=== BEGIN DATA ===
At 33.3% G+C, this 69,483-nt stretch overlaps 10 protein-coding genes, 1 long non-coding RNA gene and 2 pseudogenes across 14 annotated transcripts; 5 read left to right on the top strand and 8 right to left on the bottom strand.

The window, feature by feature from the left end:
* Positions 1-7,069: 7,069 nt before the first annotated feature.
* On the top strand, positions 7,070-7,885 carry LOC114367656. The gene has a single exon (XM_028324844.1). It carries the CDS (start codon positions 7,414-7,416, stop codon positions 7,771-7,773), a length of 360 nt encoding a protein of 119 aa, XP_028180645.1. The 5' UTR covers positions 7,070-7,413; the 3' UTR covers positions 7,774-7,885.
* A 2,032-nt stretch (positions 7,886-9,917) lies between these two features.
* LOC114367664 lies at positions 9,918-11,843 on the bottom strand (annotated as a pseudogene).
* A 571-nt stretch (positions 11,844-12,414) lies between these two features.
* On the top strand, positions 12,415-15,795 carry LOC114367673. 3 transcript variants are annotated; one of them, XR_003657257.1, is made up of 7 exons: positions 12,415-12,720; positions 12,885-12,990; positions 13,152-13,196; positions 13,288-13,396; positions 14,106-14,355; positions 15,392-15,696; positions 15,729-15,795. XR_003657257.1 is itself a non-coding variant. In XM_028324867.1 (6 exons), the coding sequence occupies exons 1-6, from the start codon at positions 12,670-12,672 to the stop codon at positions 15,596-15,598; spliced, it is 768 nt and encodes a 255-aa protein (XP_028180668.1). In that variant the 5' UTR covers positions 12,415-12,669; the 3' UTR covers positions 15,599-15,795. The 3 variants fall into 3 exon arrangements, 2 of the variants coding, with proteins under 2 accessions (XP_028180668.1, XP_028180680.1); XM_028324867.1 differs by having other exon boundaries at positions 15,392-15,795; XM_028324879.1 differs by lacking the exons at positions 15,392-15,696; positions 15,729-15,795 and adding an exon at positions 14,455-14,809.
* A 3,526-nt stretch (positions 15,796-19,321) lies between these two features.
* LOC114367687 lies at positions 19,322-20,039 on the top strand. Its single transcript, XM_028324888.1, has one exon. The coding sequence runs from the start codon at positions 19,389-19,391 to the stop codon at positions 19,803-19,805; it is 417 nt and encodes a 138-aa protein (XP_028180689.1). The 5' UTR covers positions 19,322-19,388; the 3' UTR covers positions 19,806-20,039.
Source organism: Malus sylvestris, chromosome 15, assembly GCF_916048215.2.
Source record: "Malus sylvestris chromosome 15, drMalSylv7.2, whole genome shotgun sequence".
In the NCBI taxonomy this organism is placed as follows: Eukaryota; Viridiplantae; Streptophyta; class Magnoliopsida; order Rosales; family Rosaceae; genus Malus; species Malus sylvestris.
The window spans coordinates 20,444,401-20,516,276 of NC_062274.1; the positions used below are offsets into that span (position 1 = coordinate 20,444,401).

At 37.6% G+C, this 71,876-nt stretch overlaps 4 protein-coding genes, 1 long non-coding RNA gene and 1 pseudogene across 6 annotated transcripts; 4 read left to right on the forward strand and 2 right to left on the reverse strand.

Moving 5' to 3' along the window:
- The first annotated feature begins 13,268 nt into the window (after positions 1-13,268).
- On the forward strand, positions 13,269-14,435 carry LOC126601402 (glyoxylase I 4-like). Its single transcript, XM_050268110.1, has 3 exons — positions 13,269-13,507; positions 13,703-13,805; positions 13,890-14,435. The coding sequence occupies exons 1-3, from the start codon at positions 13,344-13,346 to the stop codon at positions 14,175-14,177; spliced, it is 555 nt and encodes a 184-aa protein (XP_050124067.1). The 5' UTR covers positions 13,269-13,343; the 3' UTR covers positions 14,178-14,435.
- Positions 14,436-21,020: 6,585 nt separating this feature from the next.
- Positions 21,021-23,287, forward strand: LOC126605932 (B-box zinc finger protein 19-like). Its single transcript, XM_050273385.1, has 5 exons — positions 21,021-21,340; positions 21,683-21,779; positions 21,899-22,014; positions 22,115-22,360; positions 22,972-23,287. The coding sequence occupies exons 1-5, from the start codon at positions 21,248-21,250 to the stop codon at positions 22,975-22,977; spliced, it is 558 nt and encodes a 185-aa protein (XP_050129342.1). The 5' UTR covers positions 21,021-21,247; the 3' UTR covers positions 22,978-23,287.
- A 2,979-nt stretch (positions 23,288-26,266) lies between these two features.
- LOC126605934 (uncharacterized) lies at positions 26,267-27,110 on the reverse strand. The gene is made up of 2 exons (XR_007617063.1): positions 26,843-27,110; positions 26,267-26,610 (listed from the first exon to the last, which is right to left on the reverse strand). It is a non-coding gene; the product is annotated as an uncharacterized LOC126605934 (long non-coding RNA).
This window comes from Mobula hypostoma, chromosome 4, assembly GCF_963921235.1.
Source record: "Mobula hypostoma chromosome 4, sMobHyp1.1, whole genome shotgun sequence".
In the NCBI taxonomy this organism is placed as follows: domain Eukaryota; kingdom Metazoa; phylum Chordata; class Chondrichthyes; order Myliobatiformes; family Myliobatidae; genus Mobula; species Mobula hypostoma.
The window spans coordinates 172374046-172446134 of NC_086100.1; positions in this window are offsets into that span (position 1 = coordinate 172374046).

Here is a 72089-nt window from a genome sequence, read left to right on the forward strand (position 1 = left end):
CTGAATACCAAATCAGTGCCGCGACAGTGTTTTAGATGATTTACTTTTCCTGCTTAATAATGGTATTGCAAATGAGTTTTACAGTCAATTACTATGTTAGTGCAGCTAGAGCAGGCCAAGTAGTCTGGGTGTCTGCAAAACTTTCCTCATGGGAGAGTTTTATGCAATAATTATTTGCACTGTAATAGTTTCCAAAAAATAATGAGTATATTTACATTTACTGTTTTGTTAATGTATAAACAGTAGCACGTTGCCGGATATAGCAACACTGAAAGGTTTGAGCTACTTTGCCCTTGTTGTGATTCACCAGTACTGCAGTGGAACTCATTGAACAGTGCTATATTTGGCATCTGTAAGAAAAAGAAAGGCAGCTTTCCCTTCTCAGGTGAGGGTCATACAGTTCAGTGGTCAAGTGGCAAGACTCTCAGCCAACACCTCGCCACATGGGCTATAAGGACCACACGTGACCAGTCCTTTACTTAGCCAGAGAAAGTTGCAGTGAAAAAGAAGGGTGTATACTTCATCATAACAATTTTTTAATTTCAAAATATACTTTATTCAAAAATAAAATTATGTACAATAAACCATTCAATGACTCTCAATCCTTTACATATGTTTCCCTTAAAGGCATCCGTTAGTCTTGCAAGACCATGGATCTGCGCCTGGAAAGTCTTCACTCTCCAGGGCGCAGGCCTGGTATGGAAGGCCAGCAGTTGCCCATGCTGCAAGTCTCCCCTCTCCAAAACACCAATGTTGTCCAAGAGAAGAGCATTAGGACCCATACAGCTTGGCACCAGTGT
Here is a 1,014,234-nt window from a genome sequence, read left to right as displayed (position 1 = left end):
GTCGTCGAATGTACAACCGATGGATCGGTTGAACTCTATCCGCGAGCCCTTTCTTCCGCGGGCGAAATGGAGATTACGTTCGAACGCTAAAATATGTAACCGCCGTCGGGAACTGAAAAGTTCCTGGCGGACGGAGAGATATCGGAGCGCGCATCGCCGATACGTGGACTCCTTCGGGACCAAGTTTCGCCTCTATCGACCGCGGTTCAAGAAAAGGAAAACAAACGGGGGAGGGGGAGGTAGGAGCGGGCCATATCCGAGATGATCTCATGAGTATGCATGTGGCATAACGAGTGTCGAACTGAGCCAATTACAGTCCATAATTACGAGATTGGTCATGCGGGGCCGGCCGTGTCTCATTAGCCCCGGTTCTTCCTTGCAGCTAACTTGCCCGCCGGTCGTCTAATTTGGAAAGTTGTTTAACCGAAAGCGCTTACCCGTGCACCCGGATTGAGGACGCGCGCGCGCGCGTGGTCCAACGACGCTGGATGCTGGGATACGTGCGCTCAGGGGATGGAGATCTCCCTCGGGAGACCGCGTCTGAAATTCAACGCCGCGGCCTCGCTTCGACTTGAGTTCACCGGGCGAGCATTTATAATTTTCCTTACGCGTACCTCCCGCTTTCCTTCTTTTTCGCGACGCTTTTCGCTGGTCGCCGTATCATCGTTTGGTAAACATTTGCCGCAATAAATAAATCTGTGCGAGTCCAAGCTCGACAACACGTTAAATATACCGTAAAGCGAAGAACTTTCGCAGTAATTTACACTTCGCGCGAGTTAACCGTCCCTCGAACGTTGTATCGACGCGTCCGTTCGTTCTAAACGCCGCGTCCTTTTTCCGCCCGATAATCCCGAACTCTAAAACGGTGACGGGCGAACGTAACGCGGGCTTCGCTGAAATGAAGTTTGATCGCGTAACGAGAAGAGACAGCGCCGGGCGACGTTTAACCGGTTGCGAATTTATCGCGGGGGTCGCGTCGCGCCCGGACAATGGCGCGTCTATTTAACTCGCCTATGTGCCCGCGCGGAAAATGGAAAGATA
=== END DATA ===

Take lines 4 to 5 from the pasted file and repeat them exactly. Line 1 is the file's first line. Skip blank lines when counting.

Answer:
* On the top strand, positions 7,070-7,885 carry LOC114367656. The gene has a single exon (XM_028324844.1). It carries the CDS (start codon positions 7,414-7,416, stop codon positions 7,771-7,773), a length of 360 nt encoding a protein of 119 aa, XP_028180645.1. The 5' UTR covers positions 7,070-7,413; the 3' UTR covers positions 7,774-7,885.
* A 2,032-nt stretch (positions 7,886-9,917) lies between these two features.